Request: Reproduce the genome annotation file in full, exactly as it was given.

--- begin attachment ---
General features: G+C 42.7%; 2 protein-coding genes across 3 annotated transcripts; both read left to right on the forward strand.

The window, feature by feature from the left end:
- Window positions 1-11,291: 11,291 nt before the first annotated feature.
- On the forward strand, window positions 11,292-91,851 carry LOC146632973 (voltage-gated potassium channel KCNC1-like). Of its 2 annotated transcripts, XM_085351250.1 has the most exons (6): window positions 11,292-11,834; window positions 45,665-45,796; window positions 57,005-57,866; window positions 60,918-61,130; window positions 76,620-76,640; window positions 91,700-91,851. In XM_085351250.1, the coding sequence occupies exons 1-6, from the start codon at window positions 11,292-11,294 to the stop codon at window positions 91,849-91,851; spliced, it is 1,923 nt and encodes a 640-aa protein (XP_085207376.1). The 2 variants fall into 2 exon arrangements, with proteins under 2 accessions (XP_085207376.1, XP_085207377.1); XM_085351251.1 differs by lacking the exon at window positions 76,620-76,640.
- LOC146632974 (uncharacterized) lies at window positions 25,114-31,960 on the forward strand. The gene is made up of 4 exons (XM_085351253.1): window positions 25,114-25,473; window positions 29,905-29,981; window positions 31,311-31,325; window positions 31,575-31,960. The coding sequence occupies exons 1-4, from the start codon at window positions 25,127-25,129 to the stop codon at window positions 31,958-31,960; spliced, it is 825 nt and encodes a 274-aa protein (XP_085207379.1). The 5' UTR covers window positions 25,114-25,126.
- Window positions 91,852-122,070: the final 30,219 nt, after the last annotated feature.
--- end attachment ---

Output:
General features: G+C 42.7%; 2 protein-coding genes across 3 annotated transcripts; both read left to right on the forward strand.

The window, feature by feature from the left end:
- Window positions 1-11,291: 11,291 nt before the first annotated feature.
- On the forward strand, window positions 11,292-91,851 carry LOC146632973 (voltage-gated potassium channel KCNC1-like). Of its 2 annotated transcripts, XM_085351250.1 has the most exons (6): window positions 11,292-11,834; window positions 45,665-45,796; window positions 57,005-57,866; window positions 60,918-61,130; window positions 76,620-76,640; window positions 91,700-91,851. In XM_085351250.1, the coding sequence occupies exons 1-6, from the start codon at window positions 11,292-11,294 to the stop codon at window positions 91,849-91,851; spliced, it is 1,923 nt and encodes a 640-aa protein (XP_085207376.1). The 2 variants fall into 2 exon arrangements, with proteins under 2 accessions (XP_085207376.1, XP_085207377.1); XM_085351251.1 differs by lacking the exon at window positions 76,620-76,640.
- LOC146632974 (uncharacterized) lies at window positions 25,114-31,960 on the forward strand. The gene is made up of 4 exons (XM_085351253.1): window positions 25,114-25,473; window positions 29,905-29,981; window positions 31,311-31,325; window positions 31,575-31,960. The coding sequence occupies exons 1-4, from the start codon at window positions 25,127-25,129 to the stop codon at window positions 31,958-31,960; spliced, it is 825 nt and encodes a 274-aa protein (XP_085207379.1). The 5' UTR covers window positions 25,114-25,126.
- Window positions 91,852-122,070: the final 30,219 nt, after the last annotated feature.